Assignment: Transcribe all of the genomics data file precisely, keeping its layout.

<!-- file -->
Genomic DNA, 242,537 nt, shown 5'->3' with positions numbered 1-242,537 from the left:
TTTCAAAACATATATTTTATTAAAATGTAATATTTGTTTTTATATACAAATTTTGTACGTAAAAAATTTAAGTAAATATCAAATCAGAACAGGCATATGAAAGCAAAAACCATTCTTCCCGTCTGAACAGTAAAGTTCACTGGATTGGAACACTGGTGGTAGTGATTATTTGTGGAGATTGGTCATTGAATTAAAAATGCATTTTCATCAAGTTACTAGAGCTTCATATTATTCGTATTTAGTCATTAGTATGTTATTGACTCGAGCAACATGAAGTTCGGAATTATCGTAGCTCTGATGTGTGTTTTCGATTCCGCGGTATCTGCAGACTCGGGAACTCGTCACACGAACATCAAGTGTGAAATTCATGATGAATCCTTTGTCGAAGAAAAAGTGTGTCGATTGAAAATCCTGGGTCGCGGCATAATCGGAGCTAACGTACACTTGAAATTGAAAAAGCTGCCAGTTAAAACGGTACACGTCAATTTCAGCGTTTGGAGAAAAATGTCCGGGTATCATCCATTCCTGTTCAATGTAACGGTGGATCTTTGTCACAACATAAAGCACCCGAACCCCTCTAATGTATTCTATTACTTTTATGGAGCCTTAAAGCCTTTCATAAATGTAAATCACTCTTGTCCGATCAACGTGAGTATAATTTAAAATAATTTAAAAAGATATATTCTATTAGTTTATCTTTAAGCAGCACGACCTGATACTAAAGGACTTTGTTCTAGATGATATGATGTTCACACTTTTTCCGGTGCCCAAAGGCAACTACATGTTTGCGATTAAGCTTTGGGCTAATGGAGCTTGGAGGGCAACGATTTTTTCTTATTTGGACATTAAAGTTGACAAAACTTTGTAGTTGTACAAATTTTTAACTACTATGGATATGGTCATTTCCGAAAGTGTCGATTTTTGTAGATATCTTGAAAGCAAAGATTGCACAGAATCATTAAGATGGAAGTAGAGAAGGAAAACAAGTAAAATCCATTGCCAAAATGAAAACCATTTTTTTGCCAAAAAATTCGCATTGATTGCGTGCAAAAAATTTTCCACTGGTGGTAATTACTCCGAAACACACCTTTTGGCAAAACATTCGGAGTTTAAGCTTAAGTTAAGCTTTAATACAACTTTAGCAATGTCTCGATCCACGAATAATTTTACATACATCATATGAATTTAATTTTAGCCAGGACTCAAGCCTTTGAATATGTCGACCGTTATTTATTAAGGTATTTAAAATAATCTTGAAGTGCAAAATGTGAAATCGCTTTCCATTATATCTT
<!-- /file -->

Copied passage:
Genomic DNA, 242,537 nt, shown 5'->3' with positions numbered 1-242,537 from the left:
TTTCAAAACATATATTTTATTAAAATGTAATATTTGTTTTTATATACAAATTTTGTACGTAAAAAATTTAAGTAAATATCAAATCAGAACAGGCATATGAAAGCAAAAACCATTCTTCCCGTCTGAACAGTAAAGTTCACTGGATTGGAACACTGGTGGTAGTGATTATTTGTGGAGATTGGTCATTGAATTAAAAATGCATTTTCATCAAGTTACTAGAGCTTCATATTATTCGTATTTAGTCATTAGTATGTTATTGACTCGAGCAACATGAAGTTCGGAATTATCGTAGCTCTGATGTGTGTTTTCGATTCCGCGGTATCTGCAGACTCGGGAACTCGTCACACGAACATCAAGTGTGAAATTCATGATGAATCCTTTGTCGAAGAAAAAGTGTGTCGATTGAAAATCCTGGGTCGCGGCATAATCGGAGCTAACGTACACTTGAAATTGAAAAAGCTGCCAGTTAAAACGGTACACGTCAATTTCAGCGTTTGGAGAAAAATGTCCGGGTATCATCCATTCCTGTTCAATGTAACGGTGGATCTTTGTCACAACATAAAGCACCCGAACCCCTCTAATGTATTCTATTACTTTTATGGAGCCTTAAAGCCTTTCATAAATGTAAATCACTCTTGTCCGATCAACGTGAGTATAATTTAAAATAATTTAAAAAGATATATTCTATTAGTTTATCTTTAAGCAGCACGACCTGATACTAAAGGACTTTGTTCTAGATGATATGATGTTCACACTTTTTCCGGTGCCCAAAGGCAACTACATGTTTGCGATTAAGCTTTGGGCTAATGGAGCTTGGAGGGCAACGATTTTTTCTTATTTGGACATTAAAGTTGACAAAACTTTGTAGTTGTACAAATTTTTAACTACTATGGATATGGTCATTTCCGAAAGTGTCGATTTTTGTAGATATCTTGAAAGCAAAGATTGCACAGAATCATTAAGATGGAAGTAGAGAAGGAAAACAAGTAAAATCCATTGCCAAAATGAAAACCATTTTTTTGCCAAAAAATTCGCATTGATTGCGTGCAAAAAATTTTCCACTGGTGGTAATTACTCCGAAACACACCTTTTGGCAAAACATTCGGAGTTTAAGCTTAAGTTAAGCTTTAATACAACTTTAGCAATGTCTCGATCCACGAATAATTTTACATACATCATATGAATTTAATTTTAGCCAGGACTCAAGCCTTTGAATATGTCGACCGTTATTTATTAAGGTATTTAAAATAATCTTGAAGTGCAAAATGTGAAATCGCTTTCCATTATATCTT